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One Incontrovertible, Unequivocal, Undeniable Fact Which Refutes the Diary

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  • Originally posted by caz View Post
    What? I wouldn't rely on Mike telling me he wrote the diary, to tell me who did write it.
    You said you wouldn't rely on any of Mike's actions to tell you who wrote the diary.

    I find that a rather strange unless you think he fakes his actions.

    The logical extension is that even if Mike was reliably seen to have been writing the diary you wouldn't believe he wrote the diary because him writing the diary was an 'action'.

    Comment


    • Originally posted by caz View Post
      Nope, I still don't know what you mean by a 'grand plan to put future investigators onto the wrong scent'. So my answer would be no, unless you can explain the nature of this 'wrong scent', aside from the pungent whiff of all the porkies Mike has told over the years.
      Well what I asked was this:

      "Are you saying that I can't rely on Mike's actions in attempting to acquire a Victorian diary with blank pages in March 1992? As I previously asked you, but don't recall an answer, do you think this was all part of a grand plan to put future investigators onto the wrong scent? If not, then I surely can rely on it because it's actual evidence isn't it?"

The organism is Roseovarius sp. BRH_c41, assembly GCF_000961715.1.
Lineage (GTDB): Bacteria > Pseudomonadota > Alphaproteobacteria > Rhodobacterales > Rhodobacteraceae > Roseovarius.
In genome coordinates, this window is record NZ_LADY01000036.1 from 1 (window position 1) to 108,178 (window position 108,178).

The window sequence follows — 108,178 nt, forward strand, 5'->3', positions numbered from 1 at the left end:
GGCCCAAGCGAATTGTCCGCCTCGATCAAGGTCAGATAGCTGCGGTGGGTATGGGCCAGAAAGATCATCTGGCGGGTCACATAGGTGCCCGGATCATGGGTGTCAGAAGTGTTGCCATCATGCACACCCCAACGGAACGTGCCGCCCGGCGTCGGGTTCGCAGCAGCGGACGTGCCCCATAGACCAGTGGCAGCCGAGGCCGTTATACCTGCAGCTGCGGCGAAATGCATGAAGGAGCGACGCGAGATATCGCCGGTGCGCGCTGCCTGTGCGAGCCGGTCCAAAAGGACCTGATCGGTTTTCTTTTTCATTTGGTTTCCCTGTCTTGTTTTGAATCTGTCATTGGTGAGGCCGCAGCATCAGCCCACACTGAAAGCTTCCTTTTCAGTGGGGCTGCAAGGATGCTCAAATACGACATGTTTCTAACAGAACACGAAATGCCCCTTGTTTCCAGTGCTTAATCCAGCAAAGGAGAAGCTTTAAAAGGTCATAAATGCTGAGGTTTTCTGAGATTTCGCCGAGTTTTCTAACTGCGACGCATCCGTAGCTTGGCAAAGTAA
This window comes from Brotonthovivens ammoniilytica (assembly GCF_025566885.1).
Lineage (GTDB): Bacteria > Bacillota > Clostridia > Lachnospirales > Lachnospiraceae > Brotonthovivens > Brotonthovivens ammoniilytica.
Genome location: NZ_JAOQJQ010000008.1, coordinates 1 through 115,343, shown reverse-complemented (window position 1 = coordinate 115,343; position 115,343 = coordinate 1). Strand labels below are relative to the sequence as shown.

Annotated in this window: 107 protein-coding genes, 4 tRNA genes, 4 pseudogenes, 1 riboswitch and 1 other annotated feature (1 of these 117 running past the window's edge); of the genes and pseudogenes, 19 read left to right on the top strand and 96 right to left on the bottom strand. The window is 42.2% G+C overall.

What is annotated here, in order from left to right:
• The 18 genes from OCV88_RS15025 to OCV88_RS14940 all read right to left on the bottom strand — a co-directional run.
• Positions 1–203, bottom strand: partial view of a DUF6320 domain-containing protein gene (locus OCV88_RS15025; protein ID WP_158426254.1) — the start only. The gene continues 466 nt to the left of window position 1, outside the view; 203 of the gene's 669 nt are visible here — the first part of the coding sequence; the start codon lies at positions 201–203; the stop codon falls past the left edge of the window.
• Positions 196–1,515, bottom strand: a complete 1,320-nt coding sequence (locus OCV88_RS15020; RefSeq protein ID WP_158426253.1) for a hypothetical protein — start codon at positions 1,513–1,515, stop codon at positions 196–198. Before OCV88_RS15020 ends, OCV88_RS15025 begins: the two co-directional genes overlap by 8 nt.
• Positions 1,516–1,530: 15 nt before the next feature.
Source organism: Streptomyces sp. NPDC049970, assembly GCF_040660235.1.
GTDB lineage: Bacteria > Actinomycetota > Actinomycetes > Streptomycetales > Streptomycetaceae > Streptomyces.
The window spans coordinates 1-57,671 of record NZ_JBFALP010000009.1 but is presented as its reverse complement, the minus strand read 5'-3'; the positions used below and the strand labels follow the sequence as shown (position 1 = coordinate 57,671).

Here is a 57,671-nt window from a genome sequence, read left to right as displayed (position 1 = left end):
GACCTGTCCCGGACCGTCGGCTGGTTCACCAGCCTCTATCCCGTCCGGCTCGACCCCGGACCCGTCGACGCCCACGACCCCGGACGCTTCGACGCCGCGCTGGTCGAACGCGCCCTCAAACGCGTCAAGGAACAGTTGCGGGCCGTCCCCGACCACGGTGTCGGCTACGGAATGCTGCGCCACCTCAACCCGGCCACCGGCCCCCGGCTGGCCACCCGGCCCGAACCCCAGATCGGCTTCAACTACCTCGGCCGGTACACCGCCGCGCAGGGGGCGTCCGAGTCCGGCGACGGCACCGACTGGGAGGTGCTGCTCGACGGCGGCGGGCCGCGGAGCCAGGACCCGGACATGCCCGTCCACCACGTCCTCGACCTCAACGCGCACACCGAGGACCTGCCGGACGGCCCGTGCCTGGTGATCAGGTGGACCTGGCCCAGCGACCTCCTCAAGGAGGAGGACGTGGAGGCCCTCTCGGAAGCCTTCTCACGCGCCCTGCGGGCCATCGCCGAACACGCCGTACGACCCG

In other words, are you saying that Mike attempted to acquire a Victorian diary with blank pages in March 1992 while being in possession of the Maybrick Diary so that he could one day claim to have forged the Maybrick Diary and thus mislead investigators into thinking he was not in possession of the Maybrick Diary in March 1992?

      Comment


      • Originally posted by caz View Post
        How am I meant to know what Mike 'thought'?
        Well, as you seem to believe it is ludicrous to think that Mike could have been involved in forging the Diary, you should easily be able to explain why Mike was attempting to locate a Victorian Diary with blank pages in March 1992.

        Given that you seem to be having some difficulty, do you at least accept that it is not a ridiculous notion that his attempt might have been connected with forging the Diary?

        Comment


        • Originally posted by caz View Post
          You clearly have Mike thinking it would be fine to go to all the effort and Anne's expense of ordering a Victorian diary with blank pages without giving a thought to the size of those pages.